How To Import Sketchup Into Rhino | Interoperability Guide: Sketchup To Rhino: Pt 2

Tim Halvorson

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Interoperability Guide: Sketchup To Rhino: Pt 2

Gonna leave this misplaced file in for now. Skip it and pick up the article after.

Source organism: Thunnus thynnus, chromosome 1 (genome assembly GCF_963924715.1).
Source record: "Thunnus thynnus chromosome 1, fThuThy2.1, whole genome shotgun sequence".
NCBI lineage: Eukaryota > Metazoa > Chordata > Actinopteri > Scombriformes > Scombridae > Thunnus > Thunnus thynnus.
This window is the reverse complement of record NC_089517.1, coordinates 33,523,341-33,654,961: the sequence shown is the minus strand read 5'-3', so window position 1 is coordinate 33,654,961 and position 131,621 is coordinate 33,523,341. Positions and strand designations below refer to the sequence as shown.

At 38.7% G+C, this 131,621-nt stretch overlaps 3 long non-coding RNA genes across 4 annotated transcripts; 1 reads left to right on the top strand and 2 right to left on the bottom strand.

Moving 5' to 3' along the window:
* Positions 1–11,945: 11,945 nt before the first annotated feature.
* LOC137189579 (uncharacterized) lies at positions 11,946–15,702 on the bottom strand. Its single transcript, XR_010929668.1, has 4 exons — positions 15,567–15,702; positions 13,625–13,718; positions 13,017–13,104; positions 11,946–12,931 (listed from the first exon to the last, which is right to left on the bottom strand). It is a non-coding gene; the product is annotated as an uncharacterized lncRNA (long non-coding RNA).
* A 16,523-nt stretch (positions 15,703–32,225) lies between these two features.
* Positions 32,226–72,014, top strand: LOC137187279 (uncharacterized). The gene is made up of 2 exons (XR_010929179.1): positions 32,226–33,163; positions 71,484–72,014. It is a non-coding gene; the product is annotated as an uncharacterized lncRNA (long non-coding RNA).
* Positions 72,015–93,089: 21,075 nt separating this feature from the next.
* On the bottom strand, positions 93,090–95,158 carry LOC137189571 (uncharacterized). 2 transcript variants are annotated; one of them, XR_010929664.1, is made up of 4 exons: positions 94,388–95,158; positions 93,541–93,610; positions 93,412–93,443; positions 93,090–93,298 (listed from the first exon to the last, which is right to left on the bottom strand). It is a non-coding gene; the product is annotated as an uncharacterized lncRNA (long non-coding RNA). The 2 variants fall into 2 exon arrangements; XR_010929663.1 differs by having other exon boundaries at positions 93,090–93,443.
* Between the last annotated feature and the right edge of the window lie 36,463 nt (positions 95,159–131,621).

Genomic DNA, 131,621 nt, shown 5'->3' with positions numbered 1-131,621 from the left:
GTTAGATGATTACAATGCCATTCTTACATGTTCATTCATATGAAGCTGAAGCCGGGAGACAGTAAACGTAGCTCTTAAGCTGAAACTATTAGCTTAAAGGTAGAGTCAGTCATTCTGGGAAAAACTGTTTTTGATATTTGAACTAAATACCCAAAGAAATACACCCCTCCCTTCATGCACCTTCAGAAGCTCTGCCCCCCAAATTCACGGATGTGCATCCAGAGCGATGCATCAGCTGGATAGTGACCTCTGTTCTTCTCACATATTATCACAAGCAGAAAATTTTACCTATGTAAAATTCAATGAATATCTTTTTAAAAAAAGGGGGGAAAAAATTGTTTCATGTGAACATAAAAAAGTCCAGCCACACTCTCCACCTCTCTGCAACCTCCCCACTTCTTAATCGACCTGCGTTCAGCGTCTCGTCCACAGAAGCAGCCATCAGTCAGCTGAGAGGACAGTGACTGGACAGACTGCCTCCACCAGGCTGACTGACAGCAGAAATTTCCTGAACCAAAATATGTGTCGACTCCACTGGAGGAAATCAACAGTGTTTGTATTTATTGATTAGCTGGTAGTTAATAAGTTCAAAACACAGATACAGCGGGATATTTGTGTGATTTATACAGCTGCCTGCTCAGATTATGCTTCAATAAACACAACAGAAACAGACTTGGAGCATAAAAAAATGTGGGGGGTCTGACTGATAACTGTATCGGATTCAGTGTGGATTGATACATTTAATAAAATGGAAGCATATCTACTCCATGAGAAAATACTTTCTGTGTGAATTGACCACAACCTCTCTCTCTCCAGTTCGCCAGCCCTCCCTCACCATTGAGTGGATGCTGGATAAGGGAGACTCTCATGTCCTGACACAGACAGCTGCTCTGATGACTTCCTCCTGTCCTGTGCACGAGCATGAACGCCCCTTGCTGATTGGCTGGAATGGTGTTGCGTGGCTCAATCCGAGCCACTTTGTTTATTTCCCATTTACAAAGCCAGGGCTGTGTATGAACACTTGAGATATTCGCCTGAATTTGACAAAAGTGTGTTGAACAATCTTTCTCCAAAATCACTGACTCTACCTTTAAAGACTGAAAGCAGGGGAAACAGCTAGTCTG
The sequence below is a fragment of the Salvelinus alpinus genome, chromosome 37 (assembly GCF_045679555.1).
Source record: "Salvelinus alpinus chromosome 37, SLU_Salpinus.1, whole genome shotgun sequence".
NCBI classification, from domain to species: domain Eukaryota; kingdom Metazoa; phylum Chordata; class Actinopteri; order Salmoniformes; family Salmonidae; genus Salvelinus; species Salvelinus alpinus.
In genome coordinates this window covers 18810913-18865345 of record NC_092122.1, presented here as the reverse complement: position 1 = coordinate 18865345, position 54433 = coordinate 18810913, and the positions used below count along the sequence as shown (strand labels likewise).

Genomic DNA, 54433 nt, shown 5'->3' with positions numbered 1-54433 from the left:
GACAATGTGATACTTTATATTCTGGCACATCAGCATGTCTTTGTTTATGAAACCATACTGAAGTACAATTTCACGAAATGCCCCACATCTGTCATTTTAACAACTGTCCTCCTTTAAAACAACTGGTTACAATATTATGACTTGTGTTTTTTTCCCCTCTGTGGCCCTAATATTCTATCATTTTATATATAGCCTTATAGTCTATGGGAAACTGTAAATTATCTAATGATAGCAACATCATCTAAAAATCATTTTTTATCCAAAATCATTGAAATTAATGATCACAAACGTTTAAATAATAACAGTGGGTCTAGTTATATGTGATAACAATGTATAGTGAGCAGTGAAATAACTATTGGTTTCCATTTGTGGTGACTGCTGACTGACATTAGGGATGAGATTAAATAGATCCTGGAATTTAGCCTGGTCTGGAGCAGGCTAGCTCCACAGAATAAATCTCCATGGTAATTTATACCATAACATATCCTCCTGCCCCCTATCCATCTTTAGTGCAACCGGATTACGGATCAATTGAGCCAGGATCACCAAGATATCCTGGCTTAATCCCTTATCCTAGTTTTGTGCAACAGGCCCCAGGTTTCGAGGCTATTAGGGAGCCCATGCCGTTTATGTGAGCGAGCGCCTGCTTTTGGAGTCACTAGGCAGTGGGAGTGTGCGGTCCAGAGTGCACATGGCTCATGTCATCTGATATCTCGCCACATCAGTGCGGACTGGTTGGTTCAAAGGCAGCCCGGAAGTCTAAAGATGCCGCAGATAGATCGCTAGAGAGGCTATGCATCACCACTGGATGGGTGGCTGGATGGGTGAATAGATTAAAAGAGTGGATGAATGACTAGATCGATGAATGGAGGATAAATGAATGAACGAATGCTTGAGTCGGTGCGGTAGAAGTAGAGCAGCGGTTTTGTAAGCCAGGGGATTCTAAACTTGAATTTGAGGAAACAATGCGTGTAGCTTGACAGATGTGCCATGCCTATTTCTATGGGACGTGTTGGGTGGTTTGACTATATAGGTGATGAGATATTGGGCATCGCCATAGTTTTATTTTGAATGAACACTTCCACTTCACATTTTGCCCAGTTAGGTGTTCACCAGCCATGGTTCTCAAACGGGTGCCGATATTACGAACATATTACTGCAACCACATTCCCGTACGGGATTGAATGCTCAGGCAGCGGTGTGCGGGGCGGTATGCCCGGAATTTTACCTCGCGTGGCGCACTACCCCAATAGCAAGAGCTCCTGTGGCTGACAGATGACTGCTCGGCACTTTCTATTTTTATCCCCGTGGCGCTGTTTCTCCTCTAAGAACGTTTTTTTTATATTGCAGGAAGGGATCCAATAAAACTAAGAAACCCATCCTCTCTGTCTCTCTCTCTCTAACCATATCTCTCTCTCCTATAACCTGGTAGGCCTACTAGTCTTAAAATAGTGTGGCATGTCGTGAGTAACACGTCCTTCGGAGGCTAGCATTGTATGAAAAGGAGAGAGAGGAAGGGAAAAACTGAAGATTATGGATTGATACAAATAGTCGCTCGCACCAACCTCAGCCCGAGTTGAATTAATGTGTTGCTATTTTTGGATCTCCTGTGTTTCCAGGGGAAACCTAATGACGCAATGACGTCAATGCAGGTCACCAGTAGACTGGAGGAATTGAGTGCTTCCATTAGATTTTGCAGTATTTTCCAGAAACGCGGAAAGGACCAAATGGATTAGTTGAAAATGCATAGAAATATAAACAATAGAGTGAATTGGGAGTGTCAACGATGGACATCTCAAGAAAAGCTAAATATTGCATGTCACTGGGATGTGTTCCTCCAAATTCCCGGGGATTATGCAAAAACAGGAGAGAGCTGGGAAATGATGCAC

Hello, everyone and welcome to another episode of. Tim Harvison. Designs calm in this series. We’re going to be looking at Sketchup again. This is part 2 of an interoperability series and this one we’re going to be looking at. How do you get your site context model that you’ve built so beautifully in Sketchup all the way over to rhinos, so you can start leveraging the model creation with Grasshopper and all the great things that Rhino has to offer. So once you’ve finished your context model that I demonstrated a few tips and techniques in the in part one, you are then ready to come into. Rhino, some of the things that we covered was the high quality imagery that you can get out of Sketchup. If you zoom in, you can actually get even sharper images than you’re seeing here. Google Maps is regularly updated, so that’s also a huge benefit and you can also get some topography. And so you can see here. I’ve gone ahead and modeled my topography with steps, so I have nice flat plains to model on rather than a smooth mesh. That’s just how I decided to go with it. And if you know this place, this is actually. Rochester, Minnesota, where I did my thesis project just about a year ago. So once you’ve got this ready to go the first step, you’re probably in a newer version of Sketchup than is allowed. So if you go hop over Rhino double-check your units to begin with so options units. Make sure your units are matching, so I’m in feet and my Sketchup is in feet, and then I want to go ahead and import it now by default, you’d see here you want to go to import, but instead you actually want to do insert inserts going to give you more options than just a standard import. So if I click that now, this gives me the second dialog box, which I can first select my file and pick two Rhino, which is what I’ve done and I wanted as a block instance. I can add notes if I want to. I want to uncheck prompt insertion point and leave everything else exactly as it is when I hit. OK, it’s going to give me a dialog box that says hey. I want to embed embed link or link this and we can talk about the differences in second, but I want to. I want to make a point. First, just hit okay and measure trim planes or just get hit, okay. Oh, no, this was on purpose. Don’t worry! I know what I’m doing. Rhino is giving me an error, It’s saying, hey, please save your sketchup file in version 8 and try reading it again at the moment. Rhino 5 only supports Sketchup version 8 So you’re going to have to back? Save your sketchup before you ready to import. So otherwise you will not get any of your stuff in so first step is save as and sometimes you can save a copy. I’m just going to overwrite my file. Change it back to a version 8 and hit save and yes. I do want to replace it, OK? So now that we’re saved, Let’s go ahead and go back to Rhino and again I want to go ahead and file insert or ctrl. I locate my file. Click on micro and remember. I’ve save this down to version 8 I want to click block instance. There’s a couple options, but this is what we want. I want to uncheck insertion point. It remembered it from before, and I want to hit. OK the next step. I want to link this file. Embed is going to give the Rajee AMA tree. It’s a fire-and-forget process and instead. I want to link this. I can add notes. Urls different things. If I have specific stuff I want, but I’m good with this, so I’m going to go ahead and hit OK and one more step. It’s going to tell me a mesh or trim planes now. Trim planes are essentially the same as rhino surfaces, and if you’re planning to do some editing, then that’s the ideal, but meshes are faster, and they also will remember the textures both remember the the textures that you import especially. If you keep this, but we’re going to go with mesh. For now. Trimmed planes will also give you kind of nice edges, and you’ll see what I mean in a second and I want to make sure this is that zero, because if I have it at the default 22 or more, what that’s going to do is it’s going to take a whole bunch of points along curves, and if it’s within, you know, for example, 20 degrees, then it’s going to synthesize those into one line, rather than keeping all the smoothness that we worked so hard to make in Sketchup. So it’s up to you, but I typically just go back to zero because I want to keep my model exactly as it is made, And then I had okay now. The reason that we do, the insertion point is zero is because Rhino does not allow you to relocate the world origin axes. So in Sketchup. Remember, you can take the axes here. And I can start to click new direction where that world origin begins as long as it’s you know, the outermost layer. And then, if I’d, you know double-click in right, then this has its own axis, but if Rhino does not have that option, you can only do name to see planes, so if I check seaplane and I want to change this to something else, I can save that, but this is, um, an update and a reality. The world origin will always be the same. You can’t adjust that, which is probably good, but you have to be conscious of it. So where there is my model way over here and I think this is because in some ways, Sketchup does remember the world axes, but in any event we’ve got our model, and if I turn on rendered mode, you can see, it actually has remembered all those textures. Yeah, and it’s not quite perfect, it’s. Actually, this is something that you may not think of right away, but if I go back to Sketchup and turn on hidden geometry, and if I turn on my layers, I have a drawing plane. This is what I used to do some stuff. I also have terrain and this is being brought in as well, even though we have, it turned off visibility wise in our editor here, rhino is reading that and bringing it in. Now if you want, you can just go ahead and delete it in Rhino, but just be aware that this stuff will come along for the ride so to edit this. I’m probably going to just going to go ahead and double click. I’m going to click this. I’m going to right-click. Pull out my block definition, and this comes in again as a block. If I look at my properties, and if I go ahead and just edit block definition. You can see already that because we linked the file. Our only option is we can move this. We can translate this, but we can’t actually explode this and start editing it. So if we change this to, you know, explode this then we could start editing and start deleting out content. But then we’ve broken our link that we really want so. I’m going to undo a couple of times and I’m back to my original block instance and what I actually want to do is. I want to go back to Sketchup. I want to edit the model here, and this is why it’s actually so powerful because I can edit my Sketchup model and reload it to my Rhino model with the changes being made. So I’m going to go ahead and just make a couple changes here and delete this out. I’m going to delete this out and we delete these roads out. Now remember, once I hit Ctrl shift s. I’m going to resave that as a version 8 This might get annoying, but just you’ll get used to it. Save as a version 8 and then we’re going to hop back into Rhino. Once this is done and you will see that this this live link is working. Hopefully, so maybe just build smaller site context models. And you won’t have these issues. Um, one thing, too, is if you want to purge and keep these nice and light, this is just. Sketchup deal. But I would recommend getting the the this is a little off topic. But Tomtom developer. Sketchup, go ahead. This is just a side note, But Sketchup models can get heavy pretty quickly, especially with extra components that you’ve been bringing in and adding throughout those add information is saved. Even if you delete it in your model space. And so he’s made a great tool called cleanup and in this plugin. Um, it actually gives you a video, but it gives you a whole bunch of options to kind of purge your model and reduce the file size and keep it cleaned up the other way. I’ve found is if I start to get really big models. I simply create a brand-new. Sketchup file. I all copy paste in place and just go from there and that’s actually worked out pretty well as well so now that we got that saved, Come back over here, and if I again, pull out my block tool tool box here. I can go to the block manager and click that open and you can see right away. Linked file is newer and this can get a pretty extensive list. But, um, you might want to rename these in your file to be like numbers, so they automatically sort to the top of the list. You can’t actually sort these just. FYI, little tip. But I want to just simply update and I want to remesh that and keep that going, and Ron is going to think for a second, but when it’s done if I close one block updated successfully. Voila, there is our updated model, so think about it if I have a whole bunch of stuff. I could actually have multiple Sketchup models working simultaneously with different members of my team or I could be working on this just separately to keep it nice and clean, and this is going to go ahead and bring along all the textures with it and even better. I remember I imported this at where it wanted to be, but I can go to top view. I can reset this to the world origin and put my put my site right over the top. So if I go to render view, you can see my sites right there, and then if I make any changes, this block instance, will update where it is. It won’t relocate back, lets. See you, it won’t relocate back to where it started. It will actually stay put where it is. Once you’ve moved that in Rhino, but again, you can’t edit this here so typically make, like 95 99 percent of your changes and then wait, and then if you absolutely have to make a change after the fact it’s little, then you could probably explode this and do those edits then but avoid exploding at all costs. So now that we have that you can start to put that on its own layer, so you can see it comes in with its own layer. It remembers the layers that were in your Sketchup model. It remembers their colors, and if you wanted to be crazy, you could actually override the textures that you brought in with these layer colors, but we’ll avoid that for now and I typically will just go ahead and lock that down and now I’m ready to begin working, typically -. I’ll actually do a couple more steps. I’ll find where my site is located and match that to the world front and the world top. So I’ll actually move my model to, uh, to facilitate the world axes so again. I’ll just go to wireframe. There’s the axes there. I want to turn on world top just to reset that. And then I would probably just double check this. Um, to go down, you know, just to match and the other thing I do too is if it’s too difficult to find, I can also simply create a new set of seaplanes and save those as my sort of starting world plan from our project, So I’d be like Project North Project South, so I’d start. Get going here. I’d say seaplane. I’d come in, turn on Vertex, so we can snap to our meshes and maybe start here and say, that’s my project sort of Base ground zero plan. And now we go ahead and name that out and you know, Zero Zero now. Just say project level zero. You know, you can come over that ever naming convention you want, and then you know, if I if I start to update this, I can click up and I can start 15 feet and I can save that out and I can start building up my levels, just like you would in Revit, but I’m doing it in Rhino, and you know, this can change, but, you know, this is typically a workflow in Revi’t well. Get your levels kind of locked in. Um, you might not want to be that constrained to begin with in in Rhino, but let’s just say and one more little thing I save some time is I’ll hit. Save right, click hit, save current sea plane. I can copy this text control C. And then I can hit save as control V and then just fit too. And I can start to build this up, right. This is all so I can restock this and whatever so good stuff. And then if you know if stuff changes over time, like if your level to adjust, you can simply go back to your seaplane. Adjust that elevation, you can type in exact dimensions If you want to, so I could start typing in like, you know, Five feet that moves up. I can just right click. Save current sea plane has hit. OK, overwrite that, and now I’ve got my new sort of direction. It’s not quite as smart as Revit, where all the stuff associated that level will follow. But if you are in grasshopper and stuff is referencing that particular level, then you can om or if you had a point built. That was referenced in grasshopper than everything in grasshopper would update so grasshopper again is the obviously the parametric control over rhino elements. So that’s why you know, you’d want to bring in stuff from Sketchup to Rhino and then start building out your awesome model in Grasshopper. So I think that’s all. I really wanted to show again. You know this this? The beautiful thing is that this is coming in with all the textures that we already made in Sketchup. So if I had made these PNG trees instead of just, you know, solid whites that would come as well and you know, it’d be ready, ready to render with a good context, you know, and then you could use your tools and your day lights and everything you used to, so just want to show that and the update ability to work between two different files and have them sort of synchronizing with central. If you want to cause talk. Revit terms. So that’s how you do that In the next video, part 3 I will show you how to import into Revi’t and then change the styles from there so you can start to seamlessly fit your stuff in to Revit? Okay, stay tuned.